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hendi_alex
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Notes: 2010 veggie garden so far - end of May

Probably the best garden ever, with first ripe tomatoes on May 9th.. Squash and cucumbers beginning 2nd to 3rd week in May. Great harvest of mixed salad greens. Strawberries, blueberries, raspberries have been giving a continuous bounty of fruit. Stawberries started in mid April and are now down to a trickle, but blue berries and raspberries are just now ripening in mass, and will likely peak in a week or two.

The early heat caused the garlic to die back prematurely. Still many nice sized bulbs formed and the harvest will more than take care of our needs. Began pulling and drying the plants a couple of days ago.

Three rows of corn is looking great at six to seven feet tall, tassling and silking now. Also have a younger batch of corn at maybe three feet.

Planted three general types of cucumbers this year: Asian, burpless, pickling. All are doing well. Individual varieties were mixed into a single pack, so the exact variety is never known and is always a surprise.

Peppers and egg plant are blooming and fruiting like crazy. Have had a moderate problem with flea beetles on the egg plant. Some of the Asian egg plants seem to be resistant to the flea beetles as the plants have been barely touched.

Am getting mixed results with edamame start. One block just disappeared, a few sprouts, then nothing. Beer friend is doing great as is one other variety. Still have several varieties to plant as the garlic gets harvested.

Picked my first batch of green beans yesterday, mostly Romano II. Will seed some replacement plants this week.

Radishes didn't make this year. Got nice top growth, but little root development. I think that the couple of weeks at 90 and above in both April and May caused the problem. The plants began to flower very quickly.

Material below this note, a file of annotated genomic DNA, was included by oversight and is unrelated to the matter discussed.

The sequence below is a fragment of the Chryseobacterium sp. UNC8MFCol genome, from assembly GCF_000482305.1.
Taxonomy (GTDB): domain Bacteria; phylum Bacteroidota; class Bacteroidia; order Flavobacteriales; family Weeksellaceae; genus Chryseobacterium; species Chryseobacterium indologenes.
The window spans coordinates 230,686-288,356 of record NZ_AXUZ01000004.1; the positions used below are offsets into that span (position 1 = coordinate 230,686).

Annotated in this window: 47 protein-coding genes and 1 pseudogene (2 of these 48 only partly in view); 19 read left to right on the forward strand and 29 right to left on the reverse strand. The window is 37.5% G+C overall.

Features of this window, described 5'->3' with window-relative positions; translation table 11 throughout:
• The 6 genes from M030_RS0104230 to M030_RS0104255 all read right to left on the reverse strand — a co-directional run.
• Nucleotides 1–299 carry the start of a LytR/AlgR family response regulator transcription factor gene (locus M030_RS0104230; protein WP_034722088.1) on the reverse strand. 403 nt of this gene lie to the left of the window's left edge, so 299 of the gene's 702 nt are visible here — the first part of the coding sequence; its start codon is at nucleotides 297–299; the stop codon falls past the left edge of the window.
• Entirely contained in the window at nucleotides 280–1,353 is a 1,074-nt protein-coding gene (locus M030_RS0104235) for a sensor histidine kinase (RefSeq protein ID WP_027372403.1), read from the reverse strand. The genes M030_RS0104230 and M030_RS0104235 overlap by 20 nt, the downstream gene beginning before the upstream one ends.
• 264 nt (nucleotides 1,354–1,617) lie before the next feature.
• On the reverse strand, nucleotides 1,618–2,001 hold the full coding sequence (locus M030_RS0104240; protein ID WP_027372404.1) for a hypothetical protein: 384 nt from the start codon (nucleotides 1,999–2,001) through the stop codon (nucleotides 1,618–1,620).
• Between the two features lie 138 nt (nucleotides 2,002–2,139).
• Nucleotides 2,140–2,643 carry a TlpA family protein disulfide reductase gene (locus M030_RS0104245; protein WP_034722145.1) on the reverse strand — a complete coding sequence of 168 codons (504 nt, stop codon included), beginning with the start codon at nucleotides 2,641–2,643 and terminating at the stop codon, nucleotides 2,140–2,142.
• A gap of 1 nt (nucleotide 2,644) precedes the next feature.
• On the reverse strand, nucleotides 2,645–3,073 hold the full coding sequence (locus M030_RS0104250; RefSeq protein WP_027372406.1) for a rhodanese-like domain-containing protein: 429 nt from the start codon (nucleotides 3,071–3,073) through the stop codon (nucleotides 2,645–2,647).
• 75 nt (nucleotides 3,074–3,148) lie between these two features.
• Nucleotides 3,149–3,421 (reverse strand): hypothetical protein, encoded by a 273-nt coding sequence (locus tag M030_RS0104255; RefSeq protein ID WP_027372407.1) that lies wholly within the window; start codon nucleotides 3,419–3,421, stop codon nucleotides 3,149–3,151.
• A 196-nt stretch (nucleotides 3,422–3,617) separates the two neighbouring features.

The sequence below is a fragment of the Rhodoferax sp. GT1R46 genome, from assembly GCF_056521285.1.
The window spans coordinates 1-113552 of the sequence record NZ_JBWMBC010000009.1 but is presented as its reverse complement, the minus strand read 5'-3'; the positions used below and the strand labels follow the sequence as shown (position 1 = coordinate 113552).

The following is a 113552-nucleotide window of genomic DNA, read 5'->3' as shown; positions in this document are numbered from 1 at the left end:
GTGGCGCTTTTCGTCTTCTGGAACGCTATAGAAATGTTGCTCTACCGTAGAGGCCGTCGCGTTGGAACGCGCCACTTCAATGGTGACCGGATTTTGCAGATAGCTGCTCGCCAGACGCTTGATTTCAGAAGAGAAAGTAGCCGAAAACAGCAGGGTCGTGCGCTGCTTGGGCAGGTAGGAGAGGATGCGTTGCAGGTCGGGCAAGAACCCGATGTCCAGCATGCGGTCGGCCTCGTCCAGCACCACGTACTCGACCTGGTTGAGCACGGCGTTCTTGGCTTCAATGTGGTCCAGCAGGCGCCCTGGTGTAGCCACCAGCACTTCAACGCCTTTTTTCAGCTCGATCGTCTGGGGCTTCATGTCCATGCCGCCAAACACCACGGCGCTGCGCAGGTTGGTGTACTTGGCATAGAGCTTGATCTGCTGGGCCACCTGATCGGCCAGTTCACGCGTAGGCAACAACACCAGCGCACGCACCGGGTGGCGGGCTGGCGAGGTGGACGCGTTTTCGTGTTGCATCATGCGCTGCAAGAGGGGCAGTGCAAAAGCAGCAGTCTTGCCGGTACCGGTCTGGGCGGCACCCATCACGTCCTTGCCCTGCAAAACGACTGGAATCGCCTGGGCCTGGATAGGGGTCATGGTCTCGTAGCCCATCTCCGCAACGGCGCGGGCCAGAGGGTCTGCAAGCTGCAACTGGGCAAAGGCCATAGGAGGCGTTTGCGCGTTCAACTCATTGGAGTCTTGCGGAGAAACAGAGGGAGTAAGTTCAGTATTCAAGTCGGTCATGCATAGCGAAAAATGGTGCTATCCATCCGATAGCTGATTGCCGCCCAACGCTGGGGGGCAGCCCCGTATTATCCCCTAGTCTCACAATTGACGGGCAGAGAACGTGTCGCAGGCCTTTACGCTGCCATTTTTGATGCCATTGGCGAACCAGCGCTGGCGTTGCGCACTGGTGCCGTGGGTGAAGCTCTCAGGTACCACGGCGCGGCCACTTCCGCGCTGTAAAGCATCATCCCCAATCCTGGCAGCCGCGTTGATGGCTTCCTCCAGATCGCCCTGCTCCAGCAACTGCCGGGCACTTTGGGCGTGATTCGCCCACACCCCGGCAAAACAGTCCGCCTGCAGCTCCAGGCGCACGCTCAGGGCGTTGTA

Carrots did fine, but nothing to write home about. S.C. carrots IMO just can't compete with those sweet California carrots.

Swiss Chard continues to be a favorite, it is growing vigorously and holding up to the heat well. Malabar spinach is growing in pots, looks good so far, havesting a few leaves, but can't decide where to plant the vines, in the ground or confine to pot culture.

We have had at least two weeks now of more cloud cover than sun, and with lots of scattered showers. That is taking its toll on the tomato plants. Disease is now showing and most plants no longer have that thick, lush look to them, and are obviously growing under stress. The celebrity plants for the most part still look very thick and healthy. Though the tomato plants are starting to get disease very early this season, there will still be lots of fruit, even from the sickly plants. I'm combating the problem by starting more seedlings for a succession planting or two. I'll try to keep replacement plants available for when a spot opens up. Will likely put them down in the same hole, hoping that vigorously growing young plants will not necessarily pick up the disease that was in the previous plant. Have used that strategy with success during previous seasons.

Yesterday, started seeds in containers for tomato, cucumbers, and squash. All will be for replacement plants, succession planting. It seems most of my plants get a better start in containers, and don't suffer any significant degree of transplant shock. Am glad that I experimented with transplanting squash and cucumbers.

Still have not been able to make myself use preventive spraying of milk solution and/or hydrogen peroxide solution on the tomatoes. Either this year or next I'll experiment with at least a few plants, to see if weekly spraying helps avoid or decrease disease.